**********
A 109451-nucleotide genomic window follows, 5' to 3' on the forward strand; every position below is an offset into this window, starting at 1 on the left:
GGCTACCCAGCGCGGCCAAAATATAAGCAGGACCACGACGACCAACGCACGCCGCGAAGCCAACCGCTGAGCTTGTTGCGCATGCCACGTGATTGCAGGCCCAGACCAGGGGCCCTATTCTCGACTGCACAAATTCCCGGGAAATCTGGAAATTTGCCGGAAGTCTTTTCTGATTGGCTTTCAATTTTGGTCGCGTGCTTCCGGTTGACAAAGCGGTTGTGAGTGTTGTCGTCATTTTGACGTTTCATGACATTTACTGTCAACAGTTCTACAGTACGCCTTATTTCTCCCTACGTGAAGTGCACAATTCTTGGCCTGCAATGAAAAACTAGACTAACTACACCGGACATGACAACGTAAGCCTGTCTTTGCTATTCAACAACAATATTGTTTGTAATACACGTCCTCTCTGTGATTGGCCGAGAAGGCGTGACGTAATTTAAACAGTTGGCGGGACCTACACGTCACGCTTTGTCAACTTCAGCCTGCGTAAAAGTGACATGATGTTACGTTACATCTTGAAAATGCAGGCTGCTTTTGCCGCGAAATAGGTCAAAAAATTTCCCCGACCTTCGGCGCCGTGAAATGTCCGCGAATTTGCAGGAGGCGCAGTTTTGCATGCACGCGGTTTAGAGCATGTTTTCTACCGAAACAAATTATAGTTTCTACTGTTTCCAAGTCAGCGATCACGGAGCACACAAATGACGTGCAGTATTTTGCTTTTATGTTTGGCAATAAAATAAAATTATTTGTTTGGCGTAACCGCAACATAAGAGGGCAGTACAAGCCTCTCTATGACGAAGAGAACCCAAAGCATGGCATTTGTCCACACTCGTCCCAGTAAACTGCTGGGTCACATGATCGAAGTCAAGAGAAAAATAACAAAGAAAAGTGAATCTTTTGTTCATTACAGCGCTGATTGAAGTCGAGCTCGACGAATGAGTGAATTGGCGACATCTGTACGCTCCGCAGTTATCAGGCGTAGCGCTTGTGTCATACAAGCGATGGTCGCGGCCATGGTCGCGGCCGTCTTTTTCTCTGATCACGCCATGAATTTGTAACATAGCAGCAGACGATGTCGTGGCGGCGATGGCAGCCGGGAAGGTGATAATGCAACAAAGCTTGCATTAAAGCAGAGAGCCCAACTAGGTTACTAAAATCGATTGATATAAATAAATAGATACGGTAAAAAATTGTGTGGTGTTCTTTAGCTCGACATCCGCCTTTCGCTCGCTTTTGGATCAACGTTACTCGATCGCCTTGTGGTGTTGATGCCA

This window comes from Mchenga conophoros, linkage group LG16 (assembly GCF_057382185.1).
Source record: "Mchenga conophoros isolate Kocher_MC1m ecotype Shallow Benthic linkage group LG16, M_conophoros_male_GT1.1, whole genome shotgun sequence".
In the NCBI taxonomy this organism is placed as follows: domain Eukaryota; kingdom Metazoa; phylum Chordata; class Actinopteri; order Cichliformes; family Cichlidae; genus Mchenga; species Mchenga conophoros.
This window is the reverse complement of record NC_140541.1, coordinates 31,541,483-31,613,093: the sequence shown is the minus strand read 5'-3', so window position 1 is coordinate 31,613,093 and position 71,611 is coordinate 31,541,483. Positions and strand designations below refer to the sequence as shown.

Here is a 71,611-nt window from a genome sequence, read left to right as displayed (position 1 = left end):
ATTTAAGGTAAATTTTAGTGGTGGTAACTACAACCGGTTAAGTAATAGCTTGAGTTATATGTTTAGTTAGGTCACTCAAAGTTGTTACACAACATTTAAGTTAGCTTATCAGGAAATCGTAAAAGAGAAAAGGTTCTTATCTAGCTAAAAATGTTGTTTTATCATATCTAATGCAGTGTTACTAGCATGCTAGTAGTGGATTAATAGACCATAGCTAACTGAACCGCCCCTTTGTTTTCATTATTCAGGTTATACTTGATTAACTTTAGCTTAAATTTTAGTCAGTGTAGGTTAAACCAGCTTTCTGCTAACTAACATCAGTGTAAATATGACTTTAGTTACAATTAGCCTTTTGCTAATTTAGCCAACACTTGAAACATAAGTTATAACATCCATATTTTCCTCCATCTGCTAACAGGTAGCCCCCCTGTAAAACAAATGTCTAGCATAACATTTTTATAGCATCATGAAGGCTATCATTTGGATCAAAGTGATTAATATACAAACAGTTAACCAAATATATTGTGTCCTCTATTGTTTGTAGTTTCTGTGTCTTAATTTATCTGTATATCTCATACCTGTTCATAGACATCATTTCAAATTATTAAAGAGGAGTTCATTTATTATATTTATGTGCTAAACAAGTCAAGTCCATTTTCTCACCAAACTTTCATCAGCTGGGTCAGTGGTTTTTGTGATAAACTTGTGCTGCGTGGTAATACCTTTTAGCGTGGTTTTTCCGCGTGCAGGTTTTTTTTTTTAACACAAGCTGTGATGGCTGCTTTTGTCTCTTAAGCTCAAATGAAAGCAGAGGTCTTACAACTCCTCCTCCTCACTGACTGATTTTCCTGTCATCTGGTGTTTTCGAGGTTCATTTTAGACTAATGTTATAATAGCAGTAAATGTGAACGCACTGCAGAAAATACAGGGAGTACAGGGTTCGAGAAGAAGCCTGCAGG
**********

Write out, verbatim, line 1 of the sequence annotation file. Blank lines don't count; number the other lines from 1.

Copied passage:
A 109451-nucleotide genomic window follows, 5' to 3' on the forward strand; every position below is an offset into this window, starting at 1 on the left: